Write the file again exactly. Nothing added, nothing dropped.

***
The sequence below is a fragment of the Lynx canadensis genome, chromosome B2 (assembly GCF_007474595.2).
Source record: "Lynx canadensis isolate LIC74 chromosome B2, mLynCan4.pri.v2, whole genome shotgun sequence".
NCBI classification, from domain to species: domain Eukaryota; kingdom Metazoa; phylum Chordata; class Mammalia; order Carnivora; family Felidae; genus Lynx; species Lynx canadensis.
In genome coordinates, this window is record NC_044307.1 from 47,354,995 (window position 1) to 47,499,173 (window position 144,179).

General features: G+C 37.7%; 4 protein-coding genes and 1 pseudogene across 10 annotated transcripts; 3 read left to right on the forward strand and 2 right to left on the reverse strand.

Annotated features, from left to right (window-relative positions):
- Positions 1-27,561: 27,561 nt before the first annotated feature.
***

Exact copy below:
The sequence below is a fragment of the Lynx canadensis genome, chromosome B2 (assembly GCF_007474595.2).
Source record: "Lynx canadensis isolate LIC74 chromosome B2, mLynCan4.pri.v2, whole genome shotgun sequence".
NCBI classification, from domain to species: domain Eukaryota; kingdom Metazoa; phylum Chordata; class Mammalia; order Carnivora; family Felidae; genus Lynx; species Lynx canadensis.
In genome coordinates, this window is record NC_044307.1 from 47,354,995 (window position 1) to 47,499,173 (window position 144,179).

General features: G+C 37.7%; 4 protein-coding genes and 1 pseudogene across 10 annotated transcripts; 3 read left to right on the forward strand and 2 right to left on the reverse strand.

Annotated features, from left to right (window-relative positions):
- Positions 1-27,561: 27,561 nt before the first annotated feature.